Sunday, January 5, 2020

European Traffic

I am looking forward to our next European trip, this spring. Due to illness, we didn’t get to travel much in 2019. As we get older, international travel becomes more challenging. However, my wife and I haven’t thrown in the towel yet. Unlike many of our friends, we still tough it out driving, taking trains, sleeping at small hotels and walking around foreign cities as much as we are able to, rather than going on cruises.

This year, though, we will not rent a car. We’ll spend a week each in Amsterdam, Paris and Rome, and only a suicidal imbecile would rent a car to circulate in those cities, where public transportation is cheap and efficient, and vehicular traffic is nerve-racking.

Many American drivers find driving in Europe challenging, and many American pedestrians find crossing streets in foreign cities scary.

Actually the single greatest traffic problem overseas is not that Europeans and other foreigners are wild and dangerous drivers. No. By far the greatest risk to your life exists in those countries that still drive on the wrong side of the road, namely on the left. These countries include Australia, Britain, most of the Caribbeans, India and South Africa, courtesy of the former British Empire. They also include Ireland and Japan, and a few other countries that refuse to come to their senses.
In such countries you are at great risk both as a pedestrian and as a driver: As a pedestrian, whenever you prepare to cross a street or a road, you look the wrong way for oncoming traffic, so you die. As a driver, same problem.

The worst situation occurs at roundabouts. A roundabout is an intersection where half a dozen or more roads meet. I guess roundabouts are cheaper to build than bridges or tunnels, and they don’t slow you down as much as stop lights or stop signs.

The most basic rule regarding roundabouts is that any vehicle that IS ALREADY ON the roundabout has the right of way over a car that has not yet entered it.

The mother of all roundabouts is the Etoile (= Star) in Paris. There, around the Arc de Triomphe, twelve gigantic avenues converge and form an immense multiple junction, all of them disgorging hundreds of cars every minute onto the circular square. These cars then go on circling around the giant arch, in a mad cut-throat race. This is a racetrack which makes the Indianapolis 500 look tame by comparison. Applying the right of way rule here would be absurd. It’s every driver for himself. As the French say, “Sauve qui Peut!”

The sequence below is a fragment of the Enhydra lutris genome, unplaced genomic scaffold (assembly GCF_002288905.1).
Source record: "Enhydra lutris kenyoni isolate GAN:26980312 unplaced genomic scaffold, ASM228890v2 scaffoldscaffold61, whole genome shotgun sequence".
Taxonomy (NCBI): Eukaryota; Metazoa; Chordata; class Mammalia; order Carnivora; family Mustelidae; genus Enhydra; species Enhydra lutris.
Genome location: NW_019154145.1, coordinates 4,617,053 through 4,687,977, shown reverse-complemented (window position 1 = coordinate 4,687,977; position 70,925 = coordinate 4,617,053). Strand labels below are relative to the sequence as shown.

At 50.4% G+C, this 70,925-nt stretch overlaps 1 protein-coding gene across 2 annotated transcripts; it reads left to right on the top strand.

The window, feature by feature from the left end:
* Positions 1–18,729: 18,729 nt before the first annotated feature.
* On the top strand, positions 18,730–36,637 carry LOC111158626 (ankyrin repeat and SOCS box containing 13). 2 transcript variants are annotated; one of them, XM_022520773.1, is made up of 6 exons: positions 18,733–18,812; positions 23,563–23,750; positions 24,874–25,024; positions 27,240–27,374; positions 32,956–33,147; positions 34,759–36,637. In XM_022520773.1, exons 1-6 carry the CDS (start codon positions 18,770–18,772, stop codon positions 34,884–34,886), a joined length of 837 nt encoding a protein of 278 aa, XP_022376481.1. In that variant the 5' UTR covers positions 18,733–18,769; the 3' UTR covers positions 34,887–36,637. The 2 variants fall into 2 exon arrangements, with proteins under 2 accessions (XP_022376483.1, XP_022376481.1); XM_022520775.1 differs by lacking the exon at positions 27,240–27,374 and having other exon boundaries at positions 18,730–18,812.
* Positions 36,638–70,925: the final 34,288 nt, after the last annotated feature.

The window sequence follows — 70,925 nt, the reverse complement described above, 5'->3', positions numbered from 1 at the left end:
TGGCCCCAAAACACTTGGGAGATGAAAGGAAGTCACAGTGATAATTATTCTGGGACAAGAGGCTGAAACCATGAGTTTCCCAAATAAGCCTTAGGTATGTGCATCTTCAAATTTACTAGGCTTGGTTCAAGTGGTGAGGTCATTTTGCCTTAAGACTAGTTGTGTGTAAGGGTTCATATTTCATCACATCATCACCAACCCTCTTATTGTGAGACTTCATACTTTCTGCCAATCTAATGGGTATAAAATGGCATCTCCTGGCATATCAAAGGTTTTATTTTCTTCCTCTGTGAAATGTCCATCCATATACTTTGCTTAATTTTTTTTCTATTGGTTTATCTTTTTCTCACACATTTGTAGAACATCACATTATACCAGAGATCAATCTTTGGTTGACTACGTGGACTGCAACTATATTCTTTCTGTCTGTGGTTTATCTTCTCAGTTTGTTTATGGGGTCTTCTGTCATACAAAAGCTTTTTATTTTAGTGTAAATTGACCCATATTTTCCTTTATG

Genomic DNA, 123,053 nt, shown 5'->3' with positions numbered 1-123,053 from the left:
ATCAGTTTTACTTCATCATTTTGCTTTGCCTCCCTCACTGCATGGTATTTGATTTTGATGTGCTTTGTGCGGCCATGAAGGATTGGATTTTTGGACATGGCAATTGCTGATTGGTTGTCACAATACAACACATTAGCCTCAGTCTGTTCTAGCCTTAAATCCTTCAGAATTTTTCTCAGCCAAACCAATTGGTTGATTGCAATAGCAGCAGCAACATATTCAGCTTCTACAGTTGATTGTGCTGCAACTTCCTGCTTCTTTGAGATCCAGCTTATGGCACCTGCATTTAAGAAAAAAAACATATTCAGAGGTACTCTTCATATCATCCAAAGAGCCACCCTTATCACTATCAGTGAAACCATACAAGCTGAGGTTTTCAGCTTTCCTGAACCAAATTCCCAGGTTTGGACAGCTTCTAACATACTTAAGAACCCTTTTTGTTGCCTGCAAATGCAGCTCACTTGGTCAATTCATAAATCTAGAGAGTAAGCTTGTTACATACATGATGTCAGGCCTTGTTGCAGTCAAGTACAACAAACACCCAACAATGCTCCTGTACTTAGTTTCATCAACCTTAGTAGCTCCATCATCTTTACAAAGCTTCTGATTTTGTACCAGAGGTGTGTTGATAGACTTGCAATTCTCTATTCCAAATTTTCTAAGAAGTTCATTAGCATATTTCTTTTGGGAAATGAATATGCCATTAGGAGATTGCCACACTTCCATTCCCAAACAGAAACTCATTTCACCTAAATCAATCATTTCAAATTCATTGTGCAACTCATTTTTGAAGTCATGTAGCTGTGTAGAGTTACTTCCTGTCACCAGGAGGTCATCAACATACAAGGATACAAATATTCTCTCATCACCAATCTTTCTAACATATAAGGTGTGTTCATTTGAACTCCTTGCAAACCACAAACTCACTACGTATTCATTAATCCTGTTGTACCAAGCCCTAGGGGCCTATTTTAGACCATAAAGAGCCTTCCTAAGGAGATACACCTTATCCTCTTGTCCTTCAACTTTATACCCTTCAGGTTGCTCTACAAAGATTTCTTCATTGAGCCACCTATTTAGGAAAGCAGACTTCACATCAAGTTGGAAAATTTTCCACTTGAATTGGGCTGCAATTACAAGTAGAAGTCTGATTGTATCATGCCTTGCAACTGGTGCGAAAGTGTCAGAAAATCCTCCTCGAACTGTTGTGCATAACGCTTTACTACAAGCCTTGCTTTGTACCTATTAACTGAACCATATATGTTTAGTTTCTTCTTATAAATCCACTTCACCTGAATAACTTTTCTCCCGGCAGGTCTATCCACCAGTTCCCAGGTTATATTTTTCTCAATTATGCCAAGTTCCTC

As a young and foolish man, I drove my wife and children around the Etoile in a rental car. They’ll never forgive me. It was more terrifying that Disneyland’s Space Mountain.

The greatest challenge, you see, is not getting ON the Etoile roundabout, but getting OFF it. Lanes are of course not marked, yet there are ten rows of cars circling the square side by side. You can signal all you want, that you want to move over towards one of the exits and onto one of the radiating avenues, but this is 100% ignored. My family and I must have driven around the Etoile a dozen times, unable for a long time to move towards any of the exits. I finally managed to escape, exiting on the Champs Elysées, which was the very same avenue from which I had arrived an hour earlier. I heard that archaeologists have found the bones of drivers who never managed to get off of the Etoile.